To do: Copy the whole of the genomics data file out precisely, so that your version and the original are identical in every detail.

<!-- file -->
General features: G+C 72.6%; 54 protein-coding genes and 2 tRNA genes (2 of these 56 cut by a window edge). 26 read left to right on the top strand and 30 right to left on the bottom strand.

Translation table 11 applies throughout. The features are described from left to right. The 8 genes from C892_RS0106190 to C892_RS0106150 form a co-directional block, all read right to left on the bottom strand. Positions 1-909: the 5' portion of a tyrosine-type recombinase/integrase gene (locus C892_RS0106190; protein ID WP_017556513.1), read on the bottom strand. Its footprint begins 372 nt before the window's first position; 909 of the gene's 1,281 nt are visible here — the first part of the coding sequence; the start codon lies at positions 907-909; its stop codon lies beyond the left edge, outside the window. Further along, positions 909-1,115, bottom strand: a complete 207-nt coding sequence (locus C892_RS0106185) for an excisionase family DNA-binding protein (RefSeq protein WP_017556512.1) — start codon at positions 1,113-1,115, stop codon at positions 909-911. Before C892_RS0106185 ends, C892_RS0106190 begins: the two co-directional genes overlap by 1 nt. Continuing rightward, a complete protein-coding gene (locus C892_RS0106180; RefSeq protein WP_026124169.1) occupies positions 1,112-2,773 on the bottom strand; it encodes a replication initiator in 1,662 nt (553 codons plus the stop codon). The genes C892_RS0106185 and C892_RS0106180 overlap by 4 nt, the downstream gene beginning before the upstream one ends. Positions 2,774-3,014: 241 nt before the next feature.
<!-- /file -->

General features: G+C 72.6%; 54 protein-coding genes and 2 tRNA genes (2 of these 56 cut by a window edge). 26 read left to right on the top strand and 30 right to left on the bottom strand.

Translation table 11 applies throughout. The features are described from left to right. The 8 genes from C892_RS0106190 to C892_RS0106150 form a co-directional block, all read right to left on the bottom strand. Positions 1-909: the 5' portion of a tyrosine-type recombinase/integrase gene (locus C892_RS0106190; protein ID WP_017556513.1), read on the bottom strand. Its footprint begins 372 nt before the window's first position; 909 of the gene's 1,281 nt are visible here — the first part of the coding sequence; the start codon lies at positions 907-909; its stop codon lies beyond the left edge, outside the window. Further along, positions 909-1,115, bottom strand: a complete 207-nt coding sequence (locus C892_RS0106185) for an excisionase family DNA-binding protein (RefSeq protein WP_017556512.1) — start codon at positions 1,113-1,115, stop codon at positions 909-911. Before C892_RS0106185 ends, C892_RS0106190 begins: the two co-directional genes overlap by 1 nt. Continuing rightward, a complete protein-coding gene (locus C892_RS0106180; RefSeq protein WP_026124169.1) occupies positions 1,112-2,773 on the bottom strand; it encodes a replication initiator in 1,662 nt (553 codons plus the stop codon). The genes C892_RS0106185 and C892_RS0106180 overlap by 4 nt, the downstream gene beginning before the upstream one ends. Positions 2,774-3,014: 241 nt before the next feature.